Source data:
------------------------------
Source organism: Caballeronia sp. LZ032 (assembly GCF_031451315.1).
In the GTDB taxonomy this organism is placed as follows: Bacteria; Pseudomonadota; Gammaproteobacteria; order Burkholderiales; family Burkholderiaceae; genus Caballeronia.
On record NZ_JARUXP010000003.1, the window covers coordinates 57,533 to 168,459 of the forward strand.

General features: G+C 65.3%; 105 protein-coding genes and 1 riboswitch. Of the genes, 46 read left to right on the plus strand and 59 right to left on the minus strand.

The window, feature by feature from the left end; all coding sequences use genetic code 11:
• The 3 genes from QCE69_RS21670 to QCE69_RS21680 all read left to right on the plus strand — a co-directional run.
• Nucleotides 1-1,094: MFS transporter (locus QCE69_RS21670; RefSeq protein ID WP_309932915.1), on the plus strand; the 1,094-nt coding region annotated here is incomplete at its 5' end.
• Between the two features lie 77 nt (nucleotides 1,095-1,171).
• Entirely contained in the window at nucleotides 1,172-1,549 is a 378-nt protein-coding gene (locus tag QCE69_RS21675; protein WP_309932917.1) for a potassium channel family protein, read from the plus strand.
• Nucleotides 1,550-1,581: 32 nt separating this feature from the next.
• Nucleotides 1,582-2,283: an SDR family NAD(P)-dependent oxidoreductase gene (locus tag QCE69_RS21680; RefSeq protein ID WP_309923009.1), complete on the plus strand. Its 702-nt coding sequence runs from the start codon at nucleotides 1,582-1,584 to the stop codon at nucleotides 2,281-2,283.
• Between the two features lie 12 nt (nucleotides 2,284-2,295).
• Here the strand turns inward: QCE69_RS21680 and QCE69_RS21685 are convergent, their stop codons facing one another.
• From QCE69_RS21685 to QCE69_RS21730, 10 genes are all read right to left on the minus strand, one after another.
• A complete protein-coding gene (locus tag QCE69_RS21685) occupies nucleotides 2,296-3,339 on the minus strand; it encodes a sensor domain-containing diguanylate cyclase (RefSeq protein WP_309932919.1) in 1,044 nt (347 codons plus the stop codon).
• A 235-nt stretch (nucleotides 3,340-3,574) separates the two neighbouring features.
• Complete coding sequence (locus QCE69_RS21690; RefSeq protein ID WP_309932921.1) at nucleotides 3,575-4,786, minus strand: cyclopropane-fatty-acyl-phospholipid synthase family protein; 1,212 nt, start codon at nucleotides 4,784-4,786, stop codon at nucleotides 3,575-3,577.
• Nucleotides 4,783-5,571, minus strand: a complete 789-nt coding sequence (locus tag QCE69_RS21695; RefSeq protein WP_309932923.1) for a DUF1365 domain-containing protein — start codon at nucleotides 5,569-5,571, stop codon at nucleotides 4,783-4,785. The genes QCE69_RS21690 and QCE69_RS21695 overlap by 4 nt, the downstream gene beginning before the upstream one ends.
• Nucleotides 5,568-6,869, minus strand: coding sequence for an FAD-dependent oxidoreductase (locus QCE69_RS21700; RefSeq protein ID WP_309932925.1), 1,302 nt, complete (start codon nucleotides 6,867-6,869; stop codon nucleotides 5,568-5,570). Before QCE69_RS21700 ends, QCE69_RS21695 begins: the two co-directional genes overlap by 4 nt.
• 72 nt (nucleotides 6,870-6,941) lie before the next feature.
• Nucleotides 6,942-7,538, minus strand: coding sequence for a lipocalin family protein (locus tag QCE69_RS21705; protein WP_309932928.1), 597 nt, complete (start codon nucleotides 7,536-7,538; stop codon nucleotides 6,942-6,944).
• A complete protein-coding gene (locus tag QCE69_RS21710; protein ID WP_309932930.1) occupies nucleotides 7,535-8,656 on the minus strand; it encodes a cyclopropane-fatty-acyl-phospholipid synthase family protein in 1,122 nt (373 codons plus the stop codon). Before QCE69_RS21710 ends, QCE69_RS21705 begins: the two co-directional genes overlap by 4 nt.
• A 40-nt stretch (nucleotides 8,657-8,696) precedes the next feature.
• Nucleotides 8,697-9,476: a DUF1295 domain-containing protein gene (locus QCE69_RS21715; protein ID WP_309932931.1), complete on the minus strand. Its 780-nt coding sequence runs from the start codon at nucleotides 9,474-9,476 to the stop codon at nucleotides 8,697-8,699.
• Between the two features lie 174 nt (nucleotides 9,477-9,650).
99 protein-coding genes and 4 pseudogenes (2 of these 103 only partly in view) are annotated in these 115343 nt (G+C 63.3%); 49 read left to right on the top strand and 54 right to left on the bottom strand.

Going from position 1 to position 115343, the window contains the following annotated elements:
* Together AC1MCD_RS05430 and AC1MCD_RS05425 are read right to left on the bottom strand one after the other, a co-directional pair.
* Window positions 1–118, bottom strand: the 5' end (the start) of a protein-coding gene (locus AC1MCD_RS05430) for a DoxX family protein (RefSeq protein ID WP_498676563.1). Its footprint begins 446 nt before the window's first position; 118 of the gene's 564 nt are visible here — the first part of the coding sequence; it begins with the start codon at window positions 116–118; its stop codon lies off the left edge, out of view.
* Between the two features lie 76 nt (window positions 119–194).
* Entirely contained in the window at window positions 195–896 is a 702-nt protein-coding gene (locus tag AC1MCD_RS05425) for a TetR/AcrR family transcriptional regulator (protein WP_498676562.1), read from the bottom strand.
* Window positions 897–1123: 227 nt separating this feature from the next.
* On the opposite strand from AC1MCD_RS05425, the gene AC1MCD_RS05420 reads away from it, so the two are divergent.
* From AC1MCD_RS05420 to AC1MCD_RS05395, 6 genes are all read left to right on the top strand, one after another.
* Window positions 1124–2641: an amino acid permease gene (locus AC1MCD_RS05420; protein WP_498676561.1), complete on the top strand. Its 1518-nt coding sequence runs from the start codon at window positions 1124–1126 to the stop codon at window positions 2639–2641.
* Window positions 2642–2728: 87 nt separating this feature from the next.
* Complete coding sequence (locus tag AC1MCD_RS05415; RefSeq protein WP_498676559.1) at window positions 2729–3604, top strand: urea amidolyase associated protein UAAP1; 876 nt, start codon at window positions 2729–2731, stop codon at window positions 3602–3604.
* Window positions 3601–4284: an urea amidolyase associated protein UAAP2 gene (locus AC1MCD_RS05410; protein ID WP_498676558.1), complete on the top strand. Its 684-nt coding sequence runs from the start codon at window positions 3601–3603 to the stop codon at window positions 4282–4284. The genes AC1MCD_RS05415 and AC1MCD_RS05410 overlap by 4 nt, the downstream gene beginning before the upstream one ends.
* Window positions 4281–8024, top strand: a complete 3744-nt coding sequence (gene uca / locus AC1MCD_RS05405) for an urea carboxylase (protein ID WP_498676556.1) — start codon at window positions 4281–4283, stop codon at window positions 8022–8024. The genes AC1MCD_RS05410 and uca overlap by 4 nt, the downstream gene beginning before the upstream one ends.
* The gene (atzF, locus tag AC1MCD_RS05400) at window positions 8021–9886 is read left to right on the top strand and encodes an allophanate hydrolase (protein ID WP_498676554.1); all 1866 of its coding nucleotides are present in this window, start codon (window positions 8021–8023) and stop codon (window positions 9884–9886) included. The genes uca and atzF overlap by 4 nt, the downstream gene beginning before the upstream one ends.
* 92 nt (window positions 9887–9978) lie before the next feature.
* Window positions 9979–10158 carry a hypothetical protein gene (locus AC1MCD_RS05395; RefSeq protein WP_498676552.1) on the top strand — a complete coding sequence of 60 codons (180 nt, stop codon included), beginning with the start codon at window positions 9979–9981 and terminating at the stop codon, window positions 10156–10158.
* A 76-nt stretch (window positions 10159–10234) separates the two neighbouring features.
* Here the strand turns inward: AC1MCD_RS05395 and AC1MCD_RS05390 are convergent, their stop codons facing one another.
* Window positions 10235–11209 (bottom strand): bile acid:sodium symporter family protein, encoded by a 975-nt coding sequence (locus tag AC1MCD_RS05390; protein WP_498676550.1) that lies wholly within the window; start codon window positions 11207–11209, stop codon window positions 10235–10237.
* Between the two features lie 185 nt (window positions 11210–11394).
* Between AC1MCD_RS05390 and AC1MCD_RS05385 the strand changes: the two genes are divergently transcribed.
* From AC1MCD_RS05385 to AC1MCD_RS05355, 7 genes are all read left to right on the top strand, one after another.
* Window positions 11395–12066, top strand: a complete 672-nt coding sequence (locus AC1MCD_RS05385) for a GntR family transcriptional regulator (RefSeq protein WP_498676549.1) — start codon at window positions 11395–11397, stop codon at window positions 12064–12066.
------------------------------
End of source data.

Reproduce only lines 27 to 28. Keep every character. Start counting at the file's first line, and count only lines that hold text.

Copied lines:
Going from position 1 to position 115343, the window contains the following annotated elements:
* Together AC1MCD_RS05430 and AC1MCD_RS05425 are read right to left on the bottom strand one after the other, a co-directional pair.